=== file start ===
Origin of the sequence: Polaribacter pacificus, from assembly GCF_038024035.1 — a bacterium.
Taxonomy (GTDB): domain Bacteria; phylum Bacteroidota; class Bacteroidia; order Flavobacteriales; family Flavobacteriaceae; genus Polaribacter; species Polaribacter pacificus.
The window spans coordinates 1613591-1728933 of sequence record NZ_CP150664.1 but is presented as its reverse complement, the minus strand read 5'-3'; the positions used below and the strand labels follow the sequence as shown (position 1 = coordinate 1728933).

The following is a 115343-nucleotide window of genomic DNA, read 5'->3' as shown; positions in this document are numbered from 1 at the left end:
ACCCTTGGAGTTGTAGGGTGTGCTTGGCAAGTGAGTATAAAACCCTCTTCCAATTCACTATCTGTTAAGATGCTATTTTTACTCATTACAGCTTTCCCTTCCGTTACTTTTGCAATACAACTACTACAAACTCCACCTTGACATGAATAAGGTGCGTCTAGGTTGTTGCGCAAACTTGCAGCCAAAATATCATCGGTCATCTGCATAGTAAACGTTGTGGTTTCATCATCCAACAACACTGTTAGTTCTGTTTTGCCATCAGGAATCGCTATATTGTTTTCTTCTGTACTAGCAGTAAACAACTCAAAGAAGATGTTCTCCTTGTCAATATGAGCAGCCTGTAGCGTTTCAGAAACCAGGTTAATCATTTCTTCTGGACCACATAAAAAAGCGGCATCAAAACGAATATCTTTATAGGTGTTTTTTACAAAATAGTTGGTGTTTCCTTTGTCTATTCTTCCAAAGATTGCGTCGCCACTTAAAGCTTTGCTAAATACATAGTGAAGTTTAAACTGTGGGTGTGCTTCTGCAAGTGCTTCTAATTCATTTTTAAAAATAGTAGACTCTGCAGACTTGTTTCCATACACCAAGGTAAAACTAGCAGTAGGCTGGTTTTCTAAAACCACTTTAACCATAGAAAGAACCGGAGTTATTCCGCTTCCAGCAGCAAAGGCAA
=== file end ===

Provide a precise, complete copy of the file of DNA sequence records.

Origin of the sequence: Polaribacter pacificus, from assembly GCF_038024035.1 — a bacterium.
Taxonomy (GTDB): domain Bacteria; phylum Bacteroidota; class Bacteroidia; order Flavobacteriales; family Flavobacteriaceae; genus Polaribacter; species Polaribacter pacificus.
The window spans coordinates 1613591-1728933 of sequence record NZ_CP150664.1 but is presented as its reverse complement, the minus strand read 5'-3'; the positions used below and the strand labels follow the sequence as shown (position 1 = coordinate 1728933).

The following is a 115343-nucleotide window of genomic DNA, read 5'->3' as shown; positions in this document are numbered from 1 at the left end:
ACCCTTGGAGTTGTAGGGTGTGCTTGGCAAGTGAGTATAAAACCCTCTTCCAATTCACTATCTGTTAAGATGCTATTTTTACTCATTACAGCTTTCCCTTCCGTTACTTTTGCAATACAACTACTACAAACTCCACCTTGACATGAATAAGGTGCGTCTAGGTTGTTGCGCAAACTTGCAGCCAAAATATCATCGGTCATCTGCATAGTAAACGTTGTGGTTTCATCATCCAACAACACTGTTAGTTCTGTTTTGCCATCAGGAATCGCTATATTGTTTTCTTCTGTACTAGCAGTAAACAACTCAAAGAAGATGTTCTCCTTGTCAATATGAGCAGCCTGTAGCGTTTCAGAAACCAGGTTAATCATTTCTTCTGGACCACATAAAAAAGCGGCATCAAAACGAATATCTTTATAGGTGTTTTTTACAAAATAGTTGGTGTTTCCTTTGTCTATTCTTCCAAAGATTGCGTCGCCACTTAAAGCTTTGCTAAATACATAGTGAAGTTTAAACTGTGGGTGTGCTTCTGCAAGTGCTTCTAATTCATTTTTAAAAATAGTAGACTCTGCAGACTTGTTTCCATACACCAAGGTAAAACTAGCAGTAGGCTGGTTTTCTAAAACCACTTTAACCATAGAAAGAACCGGAGTTATTCCGCTTCCAGCAGCAAAGGCAA